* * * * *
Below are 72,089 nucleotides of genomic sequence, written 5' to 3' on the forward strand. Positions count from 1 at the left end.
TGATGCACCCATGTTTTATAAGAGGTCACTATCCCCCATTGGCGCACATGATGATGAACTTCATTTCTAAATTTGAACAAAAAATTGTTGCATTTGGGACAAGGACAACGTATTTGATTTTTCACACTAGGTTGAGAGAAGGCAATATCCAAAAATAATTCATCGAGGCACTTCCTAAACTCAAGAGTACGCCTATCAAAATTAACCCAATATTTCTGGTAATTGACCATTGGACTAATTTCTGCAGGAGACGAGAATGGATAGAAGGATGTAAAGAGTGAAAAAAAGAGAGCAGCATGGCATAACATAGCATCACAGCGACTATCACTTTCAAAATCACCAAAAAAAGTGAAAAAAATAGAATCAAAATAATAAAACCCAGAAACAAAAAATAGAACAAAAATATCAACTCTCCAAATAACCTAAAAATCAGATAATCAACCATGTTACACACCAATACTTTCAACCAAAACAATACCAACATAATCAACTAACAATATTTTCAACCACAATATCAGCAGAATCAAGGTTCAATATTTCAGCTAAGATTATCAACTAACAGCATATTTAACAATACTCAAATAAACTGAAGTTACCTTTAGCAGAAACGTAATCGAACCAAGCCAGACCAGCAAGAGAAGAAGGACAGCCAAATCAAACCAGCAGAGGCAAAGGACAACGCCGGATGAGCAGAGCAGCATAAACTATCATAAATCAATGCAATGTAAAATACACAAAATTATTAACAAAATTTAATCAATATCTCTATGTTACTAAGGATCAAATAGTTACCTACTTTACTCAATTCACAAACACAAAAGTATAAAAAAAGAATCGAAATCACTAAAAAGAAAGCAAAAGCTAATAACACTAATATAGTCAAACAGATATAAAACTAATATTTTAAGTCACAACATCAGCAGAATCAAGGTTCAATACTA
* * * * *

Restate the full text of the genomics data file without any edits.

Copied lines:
Below are 72,089 nucleotides of genomic sequence, written 5' to 3' on the forward strand. Positions count from 1 at the left end.
TGATGCACCCATGTTTTATAAGAGGTCACTATCCCCCATTGGCGCACATGATGATGAACTTCATTTCTAAATTTGAACAAAAAATTGTTGCATTTGGGACAAGGACAACGTATTTGATTTTTCACACTAGGTTGAGAGAAGGCAATATCCAAAAATAATTCATCGAGGCACTTCCTAAACTCAAGAGTACGCCTATCAAAATTAACCCAATATTTCTGGTAATTGACCATTGGACTAATTTCTGCAGGAGACGAGAATGGATAGAAGGATGTAAAGAGTGAAAAAAAGAGAGCAGCATGGCATAACATAGCATCACAGCGACTATCACTTTCAAAATCACCAAAAAAAGTGAAAAAAATAGAATCAAAATAATAAAACCCAGAAACAAAAAATAGAACAAAAATATCAACTCTCCAAATAACCTAAAAATCAGATAATCAACCATGTTACACACCAATACTTTCAACCAAAACAATACCAACATAATCAACTAACAATATTTTCAACCACAATATCAGCAGAATCAAGGTTCAATATTTCAGCTAAGATTATCAACTAACAGCATATTTAACAATACTCAAATAAACTGAAGTTACCTTTAGCAGAAACGTAATCGAACCAAGCCAGACCAGCAAGAGAAGAAGGACAGCCAAATCAAACCAGCAGAGGCAAAGGACAACGCCGGATGAGCAGAGCAGCATAAACTATCATAAATCAATGCAATGTAAAATACACAAAATTATTAACAAAATTTAATCAATATCTCTATGTTACTAAGGATCAAATAGTTACCTACTTTACTCAATTCACAAACACAAAAGTATAAAAAAAGAATCGAAATCACTAAAAAGAAAGCAAAAGCTAATAACACTAATATAGTCAAACAGATATAAAACTAATATTTTAAGTCACAACATCAGCAGAATCAAGGTTCAATACTA